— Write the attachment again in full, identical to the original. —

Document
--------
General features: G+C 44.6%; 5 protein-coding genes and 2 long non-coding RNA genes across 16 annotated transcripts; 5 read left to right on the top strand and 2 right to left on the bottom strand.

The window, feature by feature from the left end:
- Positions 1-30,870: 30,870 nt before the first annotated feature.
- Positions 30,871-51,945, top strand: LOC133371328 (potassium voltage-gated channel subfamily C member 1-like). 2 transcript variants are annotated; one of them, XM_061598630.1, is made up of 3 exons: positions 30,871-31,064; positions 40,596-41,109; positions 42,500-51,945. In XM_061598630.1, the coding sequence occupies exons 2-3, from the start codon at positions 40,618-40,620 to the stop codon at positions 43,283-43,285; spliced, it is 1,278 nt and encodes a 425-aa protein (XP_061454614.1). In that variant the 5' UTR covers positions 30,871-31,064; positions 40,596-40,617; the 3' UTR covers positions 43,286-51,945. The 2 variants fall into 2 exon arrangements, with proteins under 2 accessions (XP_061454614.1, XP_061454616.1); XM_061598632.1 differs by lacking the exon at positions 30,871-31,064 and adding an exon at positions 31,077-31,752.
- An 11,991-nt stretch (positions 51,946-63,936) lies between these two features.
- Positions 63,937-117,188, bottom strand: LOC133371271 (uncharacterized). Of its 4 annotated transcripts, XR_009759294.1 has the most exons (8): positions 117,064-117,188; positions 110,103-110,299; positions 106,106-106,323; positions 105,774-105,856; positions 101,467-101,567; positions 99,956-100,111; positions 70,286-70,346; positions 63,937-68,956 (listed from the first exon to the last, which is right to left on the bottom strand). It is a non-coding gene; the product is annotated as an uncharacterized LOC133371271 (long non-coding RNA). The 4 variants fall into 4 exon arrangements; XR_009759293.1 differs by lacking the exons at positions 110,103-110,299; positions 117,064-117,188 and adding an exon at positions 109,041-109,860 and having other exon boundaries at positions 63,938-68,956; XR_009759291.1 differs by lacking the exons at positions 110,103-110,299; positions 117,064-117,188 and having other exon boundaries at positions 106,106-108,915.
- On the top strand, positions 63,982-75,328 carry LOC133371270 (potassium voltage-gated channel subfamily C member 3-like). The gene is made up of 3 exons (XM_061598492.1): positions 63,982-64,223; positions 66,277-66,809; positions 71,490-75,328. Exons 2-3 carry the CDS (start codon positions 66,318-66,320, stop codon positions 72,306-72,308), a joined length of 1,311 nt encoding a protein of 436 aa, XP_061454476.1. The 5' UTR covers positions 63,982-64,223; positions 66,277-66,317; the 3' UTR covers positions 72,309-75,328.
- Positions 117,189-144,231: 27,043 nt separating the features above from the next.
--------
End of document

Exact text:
General features: G+C 44.6%; 5 protein-coding genes and 2 long non-coding RNA genes across 16 annotated transcripts; 5 read left to right on the top strand and 2 right to left on the bottom strand.

The window, feature by feature from the left end:
- Positions 1-30,870: 30,870 nt before the first annotated feature.
- Positions 30,871-51,945, top strand: LOC133371328 (potassium voltage-gated channel subfamily C member 1-like). 2 transcript variants are annotated; one of them, XM_061598630.1, is made up of 3 exons: positions 30,871-31,064; positions 40,596-41,109; positions 42,500-51,945. In XM_061598630.1, the coding sequence occupies exons 2-3, from the start codon at positions 40,618-40,620 to the stop codon at positions 43,283-43,285; spliced, it is 1,278 nt and encodes a 425-aa protein (XP_061454614.1). In that variant the 5' UTR covers positions 30,871-31,064; positions 40,596-40,617; the 3' UTR covers positions 43,286-51,945. The 2 variants fall into 2 exon arrangements, with proteins under 2 accessions (XP_061454614.1, XP_061454616.1); XM_061598632.1 differs by lacking the exon at positions 30,871-31,064 and adding an exon at positions 31,077-31,752.
- An 11,991-nt stretch (positions 51,946-63,936) lies between these two features.
- Positions 63,937-117,188, bottom strand: LOC133371271 (uncharacterized). Of its 4 annotated transcripts, XR_009759294.1 has the most exons (8): positions 117,064-117,188; positions 110,103-110,299; positions 106,106-106,323; positions 105,774-105,856; positions 101,467-101,567; positions 99,956-100,111; positions 70,286-70,346; positions 63,937-68,956 (listed from the first exon to the last, which is right to left on the bottom strand). It is a non-coding gene; the product is annotated as an uncharacterized LOC133371271 (long non-coding RNA). The 4 variants fall into 4 exon arrangements; XR_009759293.1 differs by lacking the exons at positions 110,103-110,299; positions 117,064-117,188 and adding an exon at positions 109,041-109,860 and having other exon boundaries at positions 63,938-68,956; XR_009759291.1 differs by lacking the exons at positions 110,103-110,299; positions 117,064-117,188 and having other exon boundaries at positions 106,106-108,915.
- On the top strand, positions 63,982-75,328 carry LOC133371270 (potassium voltage-gated channel subfamily C member 3-like). The gene is made up of 3 exons (XM_061598492.1): positions 63,982-64,223; positions 66,277-66,809; positions 71,490-75,328. Exons 2-3 carry the CDS (start codon positions 66,318-66,320, stop codon positions 72,306-72,308), a joined length of 1,311 nt encoding a protein of 436 aa, XP_061454476.1. The 5' UTR covers positions 63,982-64,223; positions 66,277-66,317; the 3' UTR covers positions 72,309-75,328.
- Positions 117,189-144,231: 27,043 nt separating the features above from the next.